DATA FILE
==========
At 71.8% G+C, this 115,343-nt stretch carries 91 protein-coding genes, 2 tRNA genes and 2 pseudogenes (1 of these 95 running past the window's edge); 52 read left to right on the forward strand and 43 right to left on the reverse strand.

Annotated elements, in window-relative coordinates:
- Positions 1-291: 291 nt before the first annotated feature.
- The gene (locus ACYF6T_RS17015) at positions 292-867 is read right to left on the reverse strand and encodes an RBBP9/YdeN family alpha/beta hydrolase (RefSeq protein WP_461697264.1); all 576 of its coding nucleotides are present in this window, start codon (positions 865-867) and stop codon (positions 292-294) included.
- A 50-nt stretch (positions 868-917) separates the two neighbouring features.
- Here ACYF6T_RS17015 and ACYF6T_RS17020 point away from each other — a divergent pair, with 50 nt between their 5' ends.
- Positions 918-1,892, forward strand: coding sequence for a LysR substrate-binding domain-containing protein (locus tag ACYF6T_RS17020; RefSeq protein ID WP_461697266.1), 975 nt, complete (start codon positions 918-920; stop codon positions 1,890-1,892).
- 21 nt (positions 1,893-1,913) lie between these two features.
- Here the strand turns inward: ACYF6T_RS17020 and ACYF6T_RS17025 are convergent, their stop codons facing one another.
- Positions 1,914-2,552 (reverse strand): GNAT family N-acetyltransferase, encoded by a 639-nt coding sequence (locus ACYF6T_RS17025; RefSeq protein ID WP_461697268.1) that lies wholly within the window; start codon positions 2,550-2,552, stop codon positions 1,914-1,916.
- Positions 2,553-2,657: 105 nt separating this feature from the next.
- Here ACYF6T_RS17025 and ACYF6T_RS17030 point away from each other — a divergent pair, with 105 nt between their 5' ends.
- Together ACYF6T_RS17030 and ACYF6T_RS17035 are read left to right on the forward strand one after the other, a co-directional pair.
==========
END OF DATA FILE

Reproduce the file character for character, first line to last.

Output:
At 71.8% G+C, this 115,343-nt stretch carries 91 protein-coding genes, 2 tRNA genes and 2 pseudogenes (1 of these 95 running past the window's edge); 52 read left to right on the forward strand and 43 right to left on the reverse strand.

Annotated elements, in window-relative coordinates:
- Positions 1-291: 291 nt before the first annotated feature.
- The gene (locus ACYF6T_RS17015) at positions 292-867 is read right to left on the reverse strand and encodes an RBBP9/YdeN family alpha/beta hydrolase (RefSeq protein WP_461697264.1); all 576 of its coding nucleotides are present in this window, start codon (positions 865-867) and stop codon (positions 292-294) included.
- A 50-nt stretch (positions 868-917) separates the two neighbouring features.
- Here ACYF6T_RS17015 and ACYF6T_RS17020 point away from each other — a divergent pair, with 50 nt between their 5' ends.
- Positions 918-1,892, forward strand: coding sequence for a LysR substrate-binding domain-containing protein (locus tag ACYF6T_RS17020; RefSeq protein ID WP_461697266.1), 975 nt, complete (start codon positions 918-920; stop codon positions 1,890-1,892).
- 21 nt (positions 1,893-1,913) lie between these two features.
- Here the strand turns inward: ACYF6T_RS17020 and ACYF6T_RS17025 are convergent, their stop codons facing one another.
- Positions 1,914-2,552 (reverse strand): GNAT family N-acetyltransferase, encoded by a 639-nt coding sequence (locus ACYF6T_RS17025; RefSeq protein ID WP_461697268.1) that lies wholly within the window; start codon positions 2,550-2,552, stop codon positions 1,914-1,916.
- Positions 2,553-2,657: 105 nt separating this feature from the next.
- Here ACYF6T_RS17025 and ACYF6T_RS17030 point away from each other — a divergent pair, with 105 nt between their 5' ends.
- Together ACYF6T_RS17030 and ACYF6T_RS17035 are read left to right on the forward strand one after the other, a co-directional pair.